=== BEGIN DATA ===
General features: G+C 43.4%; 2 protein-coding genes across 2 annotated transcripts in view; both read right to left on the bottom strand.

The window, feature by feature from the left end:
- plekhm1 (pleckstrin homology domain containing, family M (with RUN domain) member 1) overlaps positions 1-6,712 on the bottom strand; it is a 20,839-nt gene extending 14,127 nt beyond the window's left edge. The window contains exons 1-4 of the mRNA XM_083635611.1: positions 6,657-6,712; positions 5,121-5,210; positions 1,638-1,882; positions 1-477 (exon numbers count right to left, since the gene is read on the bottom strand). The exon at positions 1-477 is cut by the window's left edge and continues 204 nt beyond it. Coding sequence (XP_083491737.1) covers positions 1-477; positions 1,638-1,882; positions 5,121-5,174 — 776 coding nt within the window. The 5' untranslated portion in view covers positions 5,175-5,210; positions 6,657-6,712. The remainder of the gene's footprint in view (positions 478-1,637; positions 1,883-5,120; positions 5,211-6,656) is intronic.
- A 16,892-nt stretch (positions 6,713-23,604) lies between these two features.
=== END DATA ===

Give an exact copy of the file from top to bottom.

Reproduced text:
General features: G+C 43.4%; 2 protein-coding genes across 2 annotated transcripts in view; both read right to left on the bottom strand.

The window, feature by feature from the left end:
- plekhm1 (pleckstrin homology domain containing, family M (with RUN domain) member 1) overlaps positions 1-6,712 on the bottom strand; it is a 20,839-nt gene extending 14,127 nt beyond the window's left edge. The window contains exons 1-4 of the mRNA XM_083635611.1: positions 6,657-6,712; positions 5,121-5,210; positions 1,638-1,882; positions 1-477 (exon numbers count right to left, since the gene is read on the bottom strand). The exon at positions 1-477 is cut by the window's left edge and continues 204 nt beyond it. Coding sequence (XP_083491737.1) covers positions 1-477; positions 1,638-1,882; positions 5,121-5,174 — 776 coding nt within the window. The 5' untranslated portion in view covers positions 5,175-5,210; positions 6,657-6,712. The remainder of the gene's footprint in view (positions 478-1,637; positions 1,883-5,120; positions 5,211-6,656) is intronic.
- A 16,892-nt stretch (positions 6,713-23,604) lies between these two features.